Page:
from each other in response to the incredible patchwork of habitats
that occur within the region.
New species are being found all the time, including a possible
new Lerista skink and dtella gecko ( Gehyra sp.) from
Pajinka. A new, bright pink snake with the humorous name of
Rhinoplocephalus incredibilis has been found on the beaches
of Prince of Wales Island off the tip of Cape York. There is
speculation that it may also occur on the mainland. Of the species
with extra-limital ranges outside Papua New Guinea, none are more
spectacular than the emerald python ( Morelia viridis )
found only in the Iron Range/McIlwraith Range district.
Of the 133 species of reptiles listed by Frith and Frith, there
are two crocodiles, six marine turtles, seven freshwater tortoises,
15 geckos, four legless lizards, five dragons, nine goannas
(monitors), 39 skinks and 46 snakes (only five of which are
Cape York Peninsula is considered a mecca for bird watchers,
with Frith and Frith recording 321 species for the region,
excluding occasional vagrant species. Of this, the only two that
are truly endemic are the golden-shouldered parrot and the
white-streaked honeyeater. Of these, the golden-shouldered parrot
is considered as threatened by habitat changes from alteration of
One of the migratory birds, the Torres Strait
(Pied Imperial) pigeon Photo: Greg Calvert
A large majority of bird species found on Cape York can also be
found in Papua New Guinea, though there are 18 species whose
Australian distribution is restricted to Cape York. These include
the palm cockatoo, eclectus parrot, red-cheeked parrot,
yellow-billed kingfisher, red-bellied pitta, green-backed
honeyeater, tawny-breasted honeyeater, white-faced robin, frilled
monarch, black-backed butcherbird and fawn-breasted bowerbird.
The northern rainforests of the Peninsula is also home to two
species of birds of paradise from Papua New Guinea. These are the
magnificent riflebird and the trumpet manucode, both of which have
a singular and unmistakable call and are eagerly sought after by
There is some difference between the bird fauna at Iron Range
and the Lockerbie Scrub. The eclectus parrots and red-cheeked
parrots are restricted to the Iron Range area, having presumably
disappeared from the Lockerbie Scrub during the last Ice Age. The
southern cassowary has also disappeared from the very northern
forests; however, this is because of recent hunting pressure.
Many of the Papua New Guinea bird species which also call Cape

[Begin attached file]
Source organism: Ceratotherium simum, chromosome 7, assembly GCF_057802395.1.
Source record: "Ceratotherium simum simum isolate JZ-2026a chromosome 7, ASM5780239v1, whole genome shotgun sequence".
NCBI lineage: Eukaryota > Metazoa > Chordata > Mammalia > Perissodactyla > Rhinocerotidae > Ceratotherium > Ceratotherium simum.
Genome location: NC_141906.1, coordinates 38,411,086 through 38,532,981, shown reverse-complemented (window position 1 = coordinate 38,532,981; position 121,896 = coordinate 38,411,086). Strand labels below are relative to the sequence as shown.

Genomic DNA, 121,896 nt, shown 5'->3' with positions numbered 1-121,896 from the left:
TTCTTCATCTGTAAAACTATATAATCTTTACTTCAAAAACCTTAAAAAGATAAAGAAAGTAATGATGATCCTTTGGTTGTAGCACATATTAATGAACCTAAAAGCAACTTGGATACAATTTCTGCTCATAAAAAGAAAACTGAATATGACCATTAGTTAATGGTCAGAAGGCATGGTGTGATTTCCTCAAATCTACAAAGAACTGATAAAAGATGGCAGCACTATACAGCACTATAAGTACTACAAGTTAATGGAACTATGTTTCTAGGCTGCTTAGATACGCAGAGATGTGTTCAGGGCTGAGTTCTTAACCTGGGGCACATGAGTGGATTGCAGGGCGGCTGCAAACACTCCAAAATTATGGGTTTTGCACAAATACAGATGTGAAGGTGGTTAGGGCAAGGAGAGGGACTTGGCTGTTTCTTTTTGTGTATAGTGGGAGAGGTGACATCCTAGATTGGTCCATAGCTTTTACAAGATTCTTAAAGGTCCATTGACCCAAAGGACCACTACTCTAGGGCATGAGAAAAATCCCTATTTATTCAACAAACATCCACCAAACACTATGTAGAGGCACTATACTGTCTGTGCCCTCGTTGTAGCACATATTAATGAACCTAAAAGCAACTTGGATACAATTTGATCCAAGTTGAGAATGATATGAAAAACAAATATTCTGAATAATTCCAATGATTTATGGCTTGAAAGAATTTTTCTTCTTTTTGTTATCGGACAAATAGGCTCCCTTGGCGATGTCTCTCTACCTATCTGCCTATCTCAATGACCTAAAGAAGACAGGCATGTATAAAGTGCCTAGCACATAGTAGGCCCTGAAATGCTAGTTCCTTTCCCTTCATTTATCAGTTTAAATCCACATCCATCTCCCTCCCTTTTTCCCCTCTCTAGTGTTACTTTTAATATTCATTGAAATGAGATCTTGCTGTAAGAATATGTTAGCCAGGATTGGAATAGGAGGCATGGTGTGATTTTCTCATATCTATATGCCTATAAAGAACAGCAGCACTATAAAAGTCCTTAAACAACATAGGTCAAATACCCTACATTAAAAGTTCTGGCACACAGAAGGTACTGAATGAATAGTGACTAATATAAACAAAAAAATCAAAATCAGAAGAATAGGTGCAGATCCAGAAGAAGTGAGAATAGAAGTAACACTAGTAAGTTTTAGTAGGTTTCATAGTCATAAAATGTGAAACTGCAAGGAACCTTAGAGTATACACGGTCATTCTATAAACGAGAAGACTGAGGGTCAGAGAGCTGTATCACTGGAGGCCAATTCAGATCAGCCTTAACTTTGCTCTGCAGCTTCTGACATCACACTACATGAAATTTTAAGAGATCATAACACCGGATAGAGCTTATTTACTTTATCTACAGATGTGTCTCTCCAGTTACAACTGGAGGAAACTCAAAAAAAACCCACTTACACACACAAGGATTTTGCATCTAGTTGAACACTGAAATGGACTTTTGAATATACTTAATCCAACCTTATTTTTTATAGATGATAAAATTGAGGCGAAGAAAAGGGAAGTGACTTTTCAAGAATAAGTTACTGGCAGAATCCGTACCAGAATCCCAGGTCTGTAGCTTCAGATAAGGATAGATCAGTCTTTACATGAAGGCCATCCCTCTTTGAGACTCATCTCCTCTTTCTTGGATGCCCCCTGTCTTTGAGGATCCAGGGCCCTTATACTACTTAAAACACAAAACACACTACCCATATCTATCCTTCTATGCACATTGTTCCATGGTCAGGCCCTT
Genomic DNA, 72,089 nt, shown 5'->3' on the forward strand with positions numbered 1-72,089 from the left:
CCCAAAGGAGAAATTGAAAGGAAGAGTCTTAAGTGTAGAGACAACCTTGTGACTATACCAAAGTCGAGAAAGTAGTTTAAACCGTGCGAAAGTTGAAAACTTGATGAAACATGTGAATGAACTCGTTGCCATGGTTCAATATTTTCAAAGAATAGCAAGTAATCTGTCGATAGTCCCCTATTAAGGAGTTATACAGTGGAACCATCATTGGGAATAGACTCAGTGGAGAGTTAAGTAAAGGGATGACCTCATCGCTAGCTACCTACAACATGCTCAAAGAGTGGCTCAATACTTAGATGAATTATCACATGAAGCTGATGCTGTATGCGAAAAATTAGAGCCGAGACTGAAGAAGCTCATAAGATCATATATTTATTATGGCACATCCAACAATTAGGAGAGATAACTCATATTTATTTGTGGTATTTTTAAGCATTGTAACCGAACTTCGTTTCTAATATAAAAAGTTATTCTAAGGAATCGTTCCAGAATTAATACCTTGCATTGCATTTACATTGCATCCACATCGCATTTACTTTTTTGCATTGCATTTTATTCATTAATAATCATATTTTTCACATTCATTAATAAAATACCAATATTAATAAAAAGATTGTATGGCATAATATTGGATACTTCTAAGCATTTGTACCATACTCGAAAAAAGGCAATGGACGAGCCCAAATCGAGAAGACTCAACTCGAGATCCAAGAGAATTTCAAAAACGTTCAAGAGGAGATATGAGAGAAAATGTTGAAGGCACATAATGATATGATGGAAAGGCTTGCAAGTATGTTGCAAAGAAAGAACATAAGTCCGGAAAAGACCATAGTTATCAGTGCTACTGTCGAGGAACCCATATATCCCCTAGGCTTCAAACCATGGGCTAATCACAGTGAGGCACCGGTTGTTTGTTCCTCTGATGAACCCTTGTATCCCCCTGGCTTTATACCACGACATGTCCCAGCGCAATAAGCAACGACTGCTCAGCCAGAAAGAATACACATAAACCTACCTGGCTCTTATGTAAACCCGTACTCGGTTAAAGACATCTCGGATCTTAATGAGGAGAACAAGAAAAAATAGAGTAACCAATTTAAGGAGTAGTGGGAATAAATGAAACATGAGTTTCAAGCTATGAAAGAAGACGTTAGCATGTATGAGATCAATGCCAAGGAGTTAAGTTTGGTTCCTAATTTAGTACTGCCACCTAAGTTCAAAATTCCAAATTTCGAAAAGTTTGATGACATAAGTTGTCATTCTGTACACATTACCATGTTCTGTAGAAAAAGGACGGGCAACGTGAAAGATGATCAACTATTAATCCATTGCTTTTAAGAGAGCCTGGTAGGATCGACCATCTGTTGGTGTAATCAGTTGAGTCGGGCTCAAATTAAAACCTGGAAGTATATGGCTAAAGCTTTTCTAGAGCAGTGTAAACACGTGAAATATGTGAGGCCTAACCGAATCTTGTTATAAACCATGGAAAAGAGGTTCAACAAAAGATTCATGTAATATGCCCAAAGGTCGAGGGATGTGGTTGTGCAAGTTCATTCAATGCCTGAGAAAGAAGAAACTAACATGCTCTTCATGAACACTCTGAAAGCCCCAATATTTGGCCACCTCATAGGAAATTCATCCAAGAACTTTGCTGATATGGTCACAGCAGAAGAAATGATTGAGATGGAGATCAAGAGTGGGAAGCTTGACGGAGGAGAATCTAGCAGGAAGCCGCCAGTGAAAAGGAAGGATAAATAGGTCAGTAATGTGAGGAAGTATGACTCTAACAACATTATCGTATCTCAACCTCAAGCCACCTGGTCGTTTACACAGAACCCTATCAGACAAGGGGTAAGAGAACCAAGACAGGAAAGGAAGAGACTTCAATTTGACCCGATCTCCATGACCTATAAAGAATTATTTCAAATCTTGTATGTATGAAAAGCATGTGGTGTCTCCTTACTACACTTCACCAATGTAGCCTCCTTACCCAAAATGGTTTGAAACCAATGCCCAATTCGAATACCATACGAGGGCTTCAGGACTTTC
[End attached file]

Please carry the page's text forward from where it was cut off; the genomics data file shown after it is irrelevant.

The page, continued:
York home are isolated from their northern populations by the
Garnett (1991) lists 31 bird species that are isolated by the
Torres Strait and 11 which make annual crossings. September is
considered an interesting time for bird watching as this is often
the time that these migratory birds arrive from Papua New
Migratory species observed arriving at Pajinka at this time
include mongolian plover, oriental plover, curlew sandpiper,
sharp-tailed sandpiper, grey-tailed tattler, bar-tailed godwit,
pied imperial pigeon, buff-breasted paradise kingfisher and the
common koel. The very elusive red-bellied pitta doesn't arrive
until the wet season is in progress (December-January), whereas the
metallic starling may arrive as early as July before building their
As previously stated, Cape York Peninsula is as interesting for
the animals it doesn't have as for the animals that it does. The
mammals best illustrate this. Frith and Frith record 72 species of
mammals, four of which are endemic and a further eight of which
also occur in Papua New Guinea. Of the total, there are only three
gliders, three possums, ten macropods (wallabies, kangaroos and
pademelons), and 31 bats. Of the 12 rodents listed, the cape york
melomys and the lakeland downs mouse were noted as being endemic,
however, the lakeland downs mouse has now been found at a site
north of Townsville in north east Queensland.
Of the 72 mammals listed by Frith and Frith as occurring on the
Peninsula, only 25 have actually been recorded on the tip of Cape
York. One of these species, the northern quoll, may be presumed
extinct since the 1994 arrival of the cane toad.
Reflecting the situation with birds, Iron Range has higher
mammal diversity (64 species identified) than found in the
Lockerbie Scrub. Notable amongst these is the grey cuscus. It is
particularly interesting to note that many of the mammal species
present at the tip of Cape York also occur in Papua New Guinea.
These include the echidna, rufous spiny bandicoot, southern brown
bandicoot, striped possum, sugar glider, spotted cuscus, agile
wallaby, water rat and cape york rat. This could be a clue for
biogeographers trying to determine what has influenced the current
distribution ranges for many Cape York Peninsula animals.